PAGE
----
Simon Baron-Cohen’s widely-cited studies on systemizing versus empathizing theory argue these differences exist on a biological level and drive men towards fields like science, math or engineering which require strong systemizing skills. Women’s superior empathizing makes them gravitate towards people-focused fields like education, healthcare and social work. Critics argue gaps are influenced by social norms, but Baron-Cohen points to data on newborn babies as well as cross-cultural studies showing consistency across societies.

In summary, men focus more on applying logic and structure to understand the behavior of objects and systems. Women infer what people are feeling based on social cues, facial expressions and tone of voice. On average, the male brain seems wired to analyze rule-based frameworks, while the female brain draws more on emotion and intuition to understand living beings.

Career Choices

Aggregate differences in personality lead women and men towards systematically different career choices in many (though not all) fields. Research across hundreds of job types shows men gravitate more towards areas like science, engineering, computing, construction, and law enforcement. Women dominate education, childcare, healthcare, counseling, admin roles and creative arts. The more a job emphasizes emotional sensitivity, people skills and creativity, the more women enter the field. The more systematic logic, danger and abstract technical analysis dominates, the more male-heavy the occupation.

Why does this happen? Personality research points to qualities like emotional sensitivity, empathizing focus and people interest – all areas women score higher on. This shapes job satisfaction and life priorities. Men’s higher systemizing makes them gravitate towards analyzing technical systems. And greater risk-taking among men due to testosterone likely explains attraction towards physically dangerous careers. Social factors play a role too, like awareness of discrimination in male-dominated fields putting women off. But psychology implies biology influences what types of career best fit our innate talents.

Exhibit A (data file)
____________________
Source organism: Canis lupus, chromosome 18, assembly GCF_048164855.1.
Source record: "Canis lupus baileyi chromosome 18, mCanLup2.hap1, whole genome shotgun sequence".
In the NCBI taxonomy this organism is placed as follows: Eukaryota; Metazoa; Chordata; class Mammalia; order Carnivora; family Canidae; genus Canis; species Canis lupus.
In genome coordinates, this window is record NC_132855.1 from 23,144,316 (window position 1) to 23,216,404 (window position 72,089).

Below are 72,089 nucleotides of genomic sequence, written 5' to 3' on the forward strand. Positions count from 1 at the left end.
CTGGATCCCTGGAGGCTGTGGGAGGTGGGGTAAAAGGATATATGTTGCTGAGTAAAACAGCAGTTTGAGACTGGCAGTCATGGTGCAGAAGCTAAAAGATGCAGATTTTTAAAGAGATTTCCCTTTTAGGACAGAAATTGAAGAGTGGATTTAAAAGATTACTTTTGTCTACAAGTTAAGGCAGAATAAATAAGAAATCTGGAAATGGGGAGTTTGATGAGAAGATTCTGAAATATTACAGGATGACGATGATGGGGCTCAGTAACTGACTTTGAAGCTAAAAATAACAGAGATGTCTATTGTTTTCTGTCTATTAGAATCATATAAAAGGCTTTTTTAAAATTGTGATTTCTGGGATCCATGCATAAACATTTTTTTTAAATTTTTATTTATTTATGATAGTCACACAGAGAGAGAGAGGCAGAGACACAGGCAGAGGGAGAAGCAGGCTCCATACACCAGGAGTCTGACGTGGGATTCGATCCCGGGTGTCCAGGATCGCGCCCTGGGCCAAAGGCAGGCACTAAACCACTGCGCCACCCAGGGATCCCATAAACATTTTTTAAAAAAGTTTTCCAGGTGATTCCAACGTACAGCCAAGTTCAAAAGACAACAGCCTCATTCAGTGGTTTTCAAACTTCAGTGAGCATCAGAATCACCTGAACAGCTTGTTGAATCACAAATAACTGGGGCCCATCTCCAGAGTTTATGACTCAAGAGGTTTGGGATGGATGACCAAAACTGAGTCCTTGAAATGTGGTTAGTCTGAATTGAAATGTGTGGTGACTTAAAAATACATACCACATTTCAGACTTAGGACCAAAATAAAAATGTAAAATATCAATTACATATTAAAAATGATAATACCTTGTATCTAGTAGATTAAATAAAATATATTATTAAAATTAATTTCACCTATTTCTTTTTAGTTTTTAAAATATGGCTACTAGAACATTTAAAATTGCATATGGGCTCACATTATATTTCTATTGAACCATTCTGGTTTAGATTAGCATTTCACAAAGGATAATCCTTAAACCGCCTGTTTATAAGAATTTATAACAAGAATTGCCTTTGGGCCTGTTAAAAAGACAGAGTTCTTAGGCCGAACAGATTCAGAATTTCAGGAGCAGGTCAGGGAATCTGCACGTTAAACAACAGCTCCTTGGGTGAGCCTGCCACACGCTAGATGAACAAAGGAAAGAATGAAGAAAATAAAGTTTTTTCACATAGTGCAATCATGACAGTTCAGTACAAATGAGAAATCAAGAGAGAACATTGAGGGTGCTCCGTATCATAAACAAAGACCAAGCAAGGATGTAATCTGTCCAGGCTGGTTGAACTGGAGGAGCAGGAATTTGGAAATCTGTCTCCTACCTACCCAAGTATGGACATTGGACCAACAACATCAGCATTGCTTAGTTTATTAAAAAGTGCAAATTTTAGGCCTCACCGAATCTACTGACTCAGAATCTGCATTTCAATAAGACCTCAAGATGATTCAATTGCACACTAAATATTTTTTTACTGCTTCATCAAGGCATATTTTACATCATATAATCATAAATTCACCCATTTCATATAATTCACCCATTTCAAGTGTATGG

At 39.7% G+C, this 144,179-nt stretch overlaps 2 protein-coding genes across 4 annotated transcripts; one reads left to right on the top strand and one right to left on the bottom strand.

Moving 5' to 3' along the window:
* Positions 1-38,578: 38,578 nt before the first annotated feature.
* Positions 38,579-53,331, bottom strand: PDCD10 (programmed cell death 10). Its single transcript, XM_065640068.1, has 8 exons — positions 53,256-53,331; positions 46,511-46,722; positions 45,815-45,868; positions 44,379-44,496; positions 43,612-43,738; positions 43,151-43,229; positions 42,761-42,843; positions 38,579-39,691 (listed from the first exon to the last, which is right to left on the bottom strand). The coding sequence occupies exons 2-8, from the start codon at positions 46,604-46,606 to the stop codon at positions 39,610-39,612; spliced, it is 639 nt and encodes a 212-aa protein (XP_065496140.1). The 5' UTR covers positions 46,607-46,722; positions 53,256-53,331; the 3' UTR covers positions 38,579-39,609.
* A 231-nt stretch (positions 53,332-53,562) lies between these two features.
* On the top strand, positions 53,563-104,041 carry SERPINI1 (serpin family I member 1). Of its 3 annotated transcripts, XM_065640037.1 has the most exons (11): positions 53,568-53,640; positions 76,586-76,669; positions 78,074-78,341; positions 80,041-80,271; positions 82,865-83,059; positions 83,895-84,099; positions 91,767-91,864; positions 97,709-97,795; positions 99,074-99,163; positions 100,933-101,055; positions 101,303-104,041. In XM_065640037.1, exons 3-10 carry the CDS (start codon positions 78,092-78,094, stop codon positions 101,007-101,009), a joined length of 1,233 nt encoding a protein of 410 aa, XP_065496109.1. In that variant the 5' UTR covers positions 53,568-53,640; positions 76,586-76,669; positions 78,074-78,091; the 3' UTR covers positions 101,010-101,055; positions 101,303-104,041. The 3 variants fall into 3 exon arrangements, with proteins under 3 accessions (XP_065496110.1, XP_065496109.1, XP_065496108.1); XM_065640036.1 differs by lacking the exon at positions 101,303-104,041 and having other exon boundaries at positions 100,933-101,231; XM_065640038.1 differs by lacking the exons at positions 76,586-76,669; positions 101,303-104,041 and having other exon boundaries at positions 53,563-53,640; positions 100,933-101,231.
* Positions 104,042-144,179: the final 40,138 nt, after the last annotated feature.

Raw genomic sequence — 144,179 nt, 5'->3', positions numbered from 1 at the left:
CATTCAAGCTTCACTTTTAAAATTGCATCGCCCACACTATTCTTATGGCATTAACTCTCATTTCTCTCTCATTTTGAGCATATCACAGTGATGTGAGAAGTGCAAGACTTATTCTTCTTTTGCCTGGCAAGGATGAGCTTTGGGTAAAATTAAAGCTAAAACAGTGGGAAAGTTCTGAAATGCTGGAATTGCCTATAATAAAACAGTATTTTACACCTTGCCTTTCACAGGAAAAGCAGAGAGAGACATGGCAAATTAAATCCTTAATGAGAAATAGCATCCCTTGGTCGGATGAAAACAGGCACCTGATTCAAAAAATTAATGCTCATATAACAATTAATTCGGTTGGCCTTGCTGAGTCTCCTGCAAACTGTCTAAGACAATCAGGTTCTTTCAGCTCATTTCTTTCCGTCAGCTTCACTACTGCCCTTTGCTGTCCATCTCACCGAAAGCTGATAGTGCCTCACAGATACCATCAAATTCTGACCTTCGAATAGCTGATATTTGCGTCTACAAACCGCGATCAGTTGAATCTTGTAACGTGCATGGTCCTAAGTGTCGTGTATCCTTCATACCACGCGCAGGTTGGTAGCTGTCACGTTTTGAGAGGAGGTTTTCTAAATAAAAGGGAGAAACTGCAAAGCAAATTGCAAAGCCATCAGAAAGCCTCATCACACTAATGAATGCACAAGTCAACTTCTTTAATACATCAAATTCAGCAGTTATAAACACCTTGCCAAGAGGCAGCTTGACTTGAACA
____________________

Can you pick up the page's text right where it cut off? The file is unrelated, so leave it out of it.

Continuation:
In egalitarian Scandinavian countries, these job gender divides decrease substantially while still staying moderately in place. This suggests social pressures play some role, but innate factors also drive men and women’s career tendencies. No matter how neutral Norway’s culture becomes, psychology implies large numbers will still gravitate towards certain fields. However, we should never discourage individuals from any career based on gender norms. Variability among individuals within each sex is vastly bigger than average differences between the sexes. While group statistics reveal trends, we must treat everyone as unique.

The Evolutionary Biology Perspective

Evolutionary psychologists argue gendered personality differences were adaptive in our hunter-gatherer past. Before civilized society existed, men who were less emotionally sensitive but better at hunting prey survived more successfully. Women with superior people skills raised offspring more collaboratively in tribes, securing the future gene pool. We are all descendants of ancestors whose inborn traits best solved survival challenges in prehistoric times.